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"Essential Maneuvers and "The Happy Warrior." " Topic

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World War One

330 hits since 23 Aug 2018
©1994-2019 Bill Armintrout
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Personal logo McLaddie Supporting Member of TMP23 Aug 2018 3:27 p.m. PST

A Happy Warrior; Letters of William Muir Russel: An American Aviator in the Great War


Russel describes the three maneuvers he had to master before he would be sent on a combat mission. Two of them are what most would expect: Getting out of a spiral, the
rencersement, but the third, a "side-slip" was not what I thought a side-slip was, and it isn't a maneuver you seen in air rules for the period, but here it is seen as mandatory for all pilots to master. Of course, this is late in the war, but still.

Great book, by the way. Lots of color. They even had pilots flying captured Albatross IIIs to become familiar with them.

page 120-121

All the acrobatics and squadron flying, really the two most difficult phases of aerial work, are completed. The acrobatics consist of three stunts which sound impossible in description, and which would draw a thousand dollars a flight in exhibition at a side show, but in these machines (Spads) are not so much.

The first is a vertical spiral with the motor cut off and a continual bank of 90. It is very difficult to keep your spirals even and to keep your machine in a vertical position.

The second is the side-slip, and is most valuable in fighting, as it is the quickest way to get away from the enemy if he gains the superior position on you. In this, you place your machine in a vertical bank and allow her to fall vertically towards the ground off on one side. In this way, you can lose about three thousand feet in less than one minute. It is much faster than the vertical nose dive.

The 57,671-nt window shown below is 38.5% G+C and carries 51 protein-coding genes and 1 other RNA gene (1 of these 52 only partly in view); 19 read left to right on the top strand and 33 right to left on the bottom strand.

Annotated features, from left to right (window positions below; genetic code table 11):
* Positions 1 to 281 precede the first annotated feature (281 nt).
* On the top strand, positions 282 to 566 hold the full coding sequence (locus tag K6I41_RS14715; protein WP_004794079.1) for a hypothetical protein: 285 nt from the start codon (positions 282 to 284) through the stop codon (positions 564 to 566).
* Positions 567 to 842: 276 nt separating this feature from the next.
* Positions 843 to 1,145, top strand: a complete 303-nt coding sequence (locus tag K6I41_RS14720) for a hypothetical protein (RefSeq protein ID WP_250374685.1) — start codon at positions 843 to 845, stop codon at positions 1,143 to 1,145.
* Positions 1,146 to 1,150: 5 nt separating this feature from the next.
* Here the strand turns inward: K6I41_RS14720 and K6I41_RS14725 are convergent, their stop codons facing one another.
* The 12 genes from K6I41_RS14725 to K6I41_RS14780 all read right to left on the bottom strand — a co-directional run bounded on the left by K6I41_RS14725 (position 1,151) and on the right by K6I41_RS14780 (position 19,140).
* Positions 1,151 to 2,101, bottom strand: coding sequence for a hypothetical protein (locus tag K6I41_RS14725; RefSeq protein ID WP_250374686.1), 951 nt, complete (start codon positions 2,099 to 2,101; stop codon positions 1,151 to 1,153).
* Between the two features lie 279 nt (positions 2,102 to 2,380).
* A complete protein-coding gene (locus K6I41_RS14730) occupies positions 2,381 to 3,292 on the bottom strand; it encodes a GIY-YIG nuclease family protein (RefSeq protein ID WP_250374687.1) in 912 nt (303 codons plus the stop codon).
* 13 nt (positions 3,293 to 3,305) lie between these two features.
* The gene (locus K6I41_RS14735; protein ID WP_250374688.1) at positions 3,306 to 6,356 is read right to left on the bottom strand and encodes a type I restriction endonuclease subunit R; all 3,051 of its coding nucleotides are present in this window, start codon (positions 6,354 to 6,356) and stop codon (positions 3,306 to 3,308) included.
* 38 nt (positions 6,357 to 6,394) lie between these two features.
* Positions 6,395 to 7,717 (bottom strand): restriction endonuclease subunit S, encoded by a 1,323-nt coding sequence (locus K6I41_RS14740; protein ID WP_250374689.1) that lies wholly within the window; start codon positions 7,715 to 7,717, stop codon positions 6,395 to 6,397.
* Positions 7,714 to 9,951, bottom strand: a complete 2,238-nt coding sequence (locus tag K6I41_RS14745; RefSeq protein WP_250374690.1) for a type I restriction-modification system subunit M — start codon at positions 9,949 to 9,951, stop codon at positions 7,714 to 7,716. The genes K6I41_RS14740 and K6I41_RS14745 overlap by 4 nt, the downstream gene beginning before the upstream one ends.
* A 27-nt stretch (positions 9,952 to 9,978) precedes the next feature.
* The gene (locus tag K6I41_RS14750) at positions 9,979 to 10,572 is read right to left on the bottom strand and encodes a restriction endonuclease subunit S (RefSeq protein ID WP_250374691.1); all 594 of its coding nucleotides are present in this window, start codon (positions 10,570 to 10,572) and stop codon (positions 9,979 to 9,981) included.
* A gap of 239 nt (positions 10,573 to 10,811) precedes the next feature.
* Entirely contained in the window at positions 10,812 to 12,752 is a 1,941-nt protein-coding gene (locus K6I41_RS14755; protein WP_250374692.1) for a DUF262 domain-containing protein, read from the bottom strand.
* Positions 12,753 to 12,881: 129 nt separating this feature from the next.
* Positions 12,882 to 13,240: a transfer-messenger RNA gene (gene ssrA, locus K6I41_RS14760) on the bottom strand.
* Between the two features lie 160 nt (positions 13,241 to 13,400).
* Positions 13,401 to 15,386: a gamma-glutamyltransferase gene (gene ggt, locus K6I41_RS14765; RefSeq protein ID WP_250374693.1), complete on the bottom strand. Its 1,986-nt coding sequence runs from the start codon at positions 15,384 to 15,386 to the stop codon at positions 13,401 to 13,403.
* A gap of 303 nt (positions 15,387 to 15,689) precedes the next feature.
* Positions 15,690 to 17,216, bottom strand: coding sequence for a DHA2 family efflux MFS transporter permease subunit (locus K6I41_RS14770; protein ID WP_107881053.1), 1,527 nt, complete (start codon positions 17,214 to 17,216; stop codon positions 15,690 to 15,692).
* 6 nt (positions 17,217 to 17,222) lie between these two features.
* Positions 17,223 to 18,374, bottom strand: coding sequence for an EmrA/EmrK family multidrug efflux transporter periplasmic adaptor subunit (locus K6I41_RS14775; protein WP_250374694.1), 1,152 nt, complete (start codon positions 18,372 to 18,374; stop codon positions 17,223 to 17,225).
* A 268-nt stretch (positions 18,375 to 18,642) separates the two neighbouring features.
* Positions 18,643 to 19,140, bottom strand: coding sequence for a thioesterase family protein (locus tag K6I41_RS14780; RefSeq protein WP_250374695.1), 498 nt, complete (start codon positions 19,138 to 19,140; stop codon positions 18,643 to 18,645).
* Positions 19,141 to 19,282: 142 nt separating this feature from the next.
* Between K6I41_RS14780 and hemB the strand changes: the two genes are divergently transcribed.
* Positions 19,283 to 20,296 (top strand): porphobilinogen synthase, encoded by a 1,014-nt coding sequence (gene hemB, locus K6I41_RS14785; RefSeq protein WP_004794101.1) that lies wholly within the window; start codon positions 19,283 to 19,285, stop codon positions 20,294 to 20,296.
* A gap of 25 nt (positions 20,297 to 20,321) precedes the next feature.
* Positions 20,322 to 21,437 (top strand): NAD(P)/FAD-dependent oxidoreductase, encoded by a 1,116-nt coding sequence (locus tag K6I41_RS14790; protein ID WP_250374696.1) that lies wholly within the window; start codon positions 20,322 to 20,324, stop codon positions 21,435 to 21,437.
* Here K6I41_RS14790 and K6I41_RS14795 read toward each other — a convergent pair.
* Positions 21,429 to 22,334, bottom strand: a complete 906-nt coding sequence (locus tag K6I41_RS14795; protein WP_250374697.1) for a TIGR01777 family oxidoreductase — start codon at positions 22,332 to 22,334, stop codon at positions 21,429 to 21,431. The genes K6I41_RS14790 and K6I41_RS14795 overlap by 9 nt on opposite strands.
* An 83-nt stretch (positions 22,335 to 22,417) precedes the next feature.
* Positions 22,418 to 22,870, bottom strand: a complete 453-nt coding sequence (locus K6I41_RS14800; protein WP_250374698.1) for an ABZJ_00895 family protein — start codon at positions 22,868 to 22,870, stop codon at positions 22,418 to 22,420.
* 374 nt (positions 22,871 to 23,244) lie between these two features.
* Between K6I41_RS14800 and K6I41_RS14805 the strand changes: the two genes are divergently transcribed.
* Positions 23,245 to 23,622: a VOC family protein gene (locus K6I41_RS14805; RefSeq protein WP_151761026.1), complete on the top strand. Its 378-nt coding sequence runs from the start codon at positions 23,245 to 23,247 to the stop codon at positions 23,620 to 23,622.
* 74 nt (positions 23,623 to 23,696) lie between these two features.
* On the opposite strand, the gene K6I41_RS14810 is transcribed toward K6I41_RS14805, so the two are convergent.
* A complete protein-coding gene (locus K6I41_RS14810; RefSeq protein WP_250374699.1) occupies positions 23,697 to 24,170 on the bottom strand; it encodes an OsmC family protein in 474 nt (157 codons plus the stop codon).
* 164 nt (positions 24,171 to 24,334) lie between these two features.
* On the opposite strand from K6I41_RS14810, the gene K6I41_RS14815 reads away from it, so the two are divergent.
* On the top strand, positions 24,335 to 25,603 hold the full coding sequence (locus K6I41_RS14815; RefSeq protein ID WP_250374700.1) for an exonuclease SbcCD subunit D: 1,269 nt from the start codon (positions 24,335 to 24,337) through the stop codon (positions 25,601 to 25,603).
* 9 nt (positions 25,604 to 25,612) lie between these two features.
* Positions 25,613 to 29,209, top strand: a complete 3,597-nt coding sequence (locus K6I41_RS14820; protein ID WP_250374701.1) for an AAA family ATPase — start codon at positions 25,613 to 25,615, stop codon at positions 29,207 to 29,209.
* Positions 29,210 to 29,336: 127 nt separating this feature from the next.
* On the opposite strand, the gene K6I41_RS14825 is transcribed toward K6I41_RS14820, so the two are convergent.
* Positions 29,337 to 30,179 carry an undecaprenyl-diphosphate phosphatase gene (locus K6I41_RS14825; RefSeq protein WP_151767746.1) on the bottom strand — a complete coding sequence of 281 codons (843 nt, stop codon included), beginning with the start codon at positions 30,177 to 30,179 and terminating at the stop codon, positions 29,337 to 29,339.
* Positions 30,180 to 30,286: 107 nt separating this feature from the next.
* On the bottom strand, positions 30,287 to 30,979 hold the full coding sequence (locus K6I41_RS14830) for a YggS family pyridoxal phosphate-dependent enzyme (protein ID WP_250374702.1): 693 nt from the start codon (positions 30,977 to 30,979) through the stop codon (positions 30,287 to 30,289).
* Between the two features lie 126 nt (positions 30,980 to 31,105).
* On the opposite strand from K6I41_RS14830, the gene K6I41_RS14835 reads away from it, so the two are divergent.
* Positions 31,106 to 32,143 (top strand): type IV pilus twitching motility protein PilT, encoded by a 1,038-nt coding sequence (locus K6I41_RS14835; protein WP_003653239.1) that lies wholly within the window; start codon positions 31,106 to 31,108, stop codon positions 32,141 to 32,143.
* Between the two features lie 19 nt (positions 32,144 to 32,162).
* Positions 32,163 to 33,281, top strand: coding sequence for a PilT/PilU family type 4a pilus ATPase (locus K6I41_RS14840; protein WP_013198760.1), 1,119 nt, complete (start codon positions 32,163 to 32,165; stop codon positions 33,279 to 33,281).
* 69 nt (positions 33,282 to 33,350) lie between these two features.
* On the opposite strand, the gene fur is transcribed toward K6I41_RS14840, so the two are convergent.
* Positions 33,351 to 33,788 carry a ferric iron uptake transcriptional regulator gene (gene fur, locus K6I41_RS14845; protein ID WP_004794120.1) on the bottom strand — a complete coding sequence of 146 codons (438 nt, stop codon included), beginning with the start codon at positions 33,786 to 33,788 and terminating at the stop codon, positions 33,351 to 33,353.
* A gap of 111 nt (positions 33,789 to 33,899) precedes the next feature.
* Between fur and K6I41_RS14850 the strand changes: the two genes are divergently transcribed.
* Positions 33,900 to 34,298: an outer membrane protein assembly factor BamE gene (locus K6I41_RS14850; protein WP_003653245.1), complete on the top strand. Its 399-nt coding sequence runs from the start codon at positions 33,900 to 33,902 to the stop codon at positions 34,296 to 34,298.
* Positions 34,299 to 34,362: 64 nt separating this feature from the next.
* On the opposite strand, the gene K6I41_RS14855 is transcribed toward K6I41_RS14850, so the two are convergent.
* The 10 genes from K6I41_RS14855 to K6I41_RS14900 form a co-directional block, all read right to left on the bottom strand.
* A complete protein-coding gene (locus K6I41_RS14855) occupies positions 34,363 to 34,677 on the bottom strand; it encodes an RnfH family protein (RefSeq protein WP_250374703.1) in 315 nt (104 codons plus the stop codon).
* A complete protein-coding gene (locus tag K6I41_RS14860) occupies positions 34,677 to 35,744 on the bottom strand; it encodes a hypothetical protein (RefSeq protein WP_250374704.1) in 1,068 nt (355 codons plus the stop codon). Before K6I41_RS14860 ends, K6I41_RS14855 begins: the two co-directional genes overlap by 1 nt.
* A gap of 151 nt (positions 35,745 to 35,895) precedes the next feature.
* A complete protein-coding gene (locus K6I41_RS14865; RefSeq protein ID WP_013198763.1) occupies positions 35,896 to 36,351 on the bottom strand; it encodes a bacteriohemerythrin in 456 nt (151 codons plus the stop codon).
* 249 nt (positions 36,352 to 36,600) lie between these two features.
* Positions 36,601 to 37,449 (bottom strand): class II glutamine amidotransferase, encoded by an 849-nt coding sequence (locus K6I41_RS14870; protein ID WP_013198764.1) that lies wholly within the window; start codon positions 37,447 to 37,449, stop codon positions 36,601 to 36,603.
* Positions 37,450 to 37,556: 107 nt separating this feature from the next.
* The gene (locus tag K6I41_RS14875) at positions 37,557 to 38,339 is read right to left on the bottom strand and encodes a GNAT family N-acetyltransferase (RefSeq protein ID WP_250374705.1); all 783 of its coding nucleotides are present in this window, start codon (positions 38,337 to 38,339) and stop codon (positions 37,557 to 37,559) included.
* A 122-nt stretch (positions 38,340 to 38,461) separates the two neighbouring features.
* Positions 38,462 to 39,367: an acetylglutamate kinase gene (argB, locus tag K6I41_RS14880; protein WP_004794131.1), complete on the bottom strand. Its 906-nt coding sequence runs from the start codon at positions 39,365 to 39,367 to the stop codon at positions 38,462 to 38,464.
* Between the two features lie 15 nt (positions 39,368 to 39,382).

The third, which is really beautiful, and looks very difficult, but is not, is what the French call the rencersement. This is also very valuable in fighting, as it is the quickest way to turn when being pursued by the enemy. While flying along level, you suddenly pull the nose up into the air, let her slip to one side over on her back, then nose her to the ground and come out going in the opposite direction. All of these movements in five seconds. It seems most complicated, but it is necessary for you to learn it in forty-five minutes. You practice the movement on the ground for some time before you go up, and then you try it. Many get into the vrille, or tail spin, the first few times until they finally get it. It is very pretty to watch, and the sensations at first are quite unpleasant; later you do not mind it at all. The remarkable part is that no altitude is lost in the entire operation. You may understand it better from my rough pen and ink sketches. (See page 130.)

Wolfhag Supporting Member of TMP03 Sep 2018 9:19 p.m. PST

Excellent read. I don't know of any games with these maneuvers included.


Personal logo McLaddie Supporting Member of TMP03 Sep 2018 9:26 p.m. PST

Hey Wolfhag,

Glad you found it interesting. I found out reading Marked for Death: The First War in the Air
by James Hamilton Paterson that the 'Side Slip' was seen as an important maneuver to learn by trainees by the French and Germans in the last half of WWI when planes were strong enough to handle such maneuvers. The British had a much more lackadaisical approach to training that Peterson is very critical of, where training only included the maneuver requirements that Russel describes in the last 12 months of the war.

The book is a good read too if you are interested in the period.


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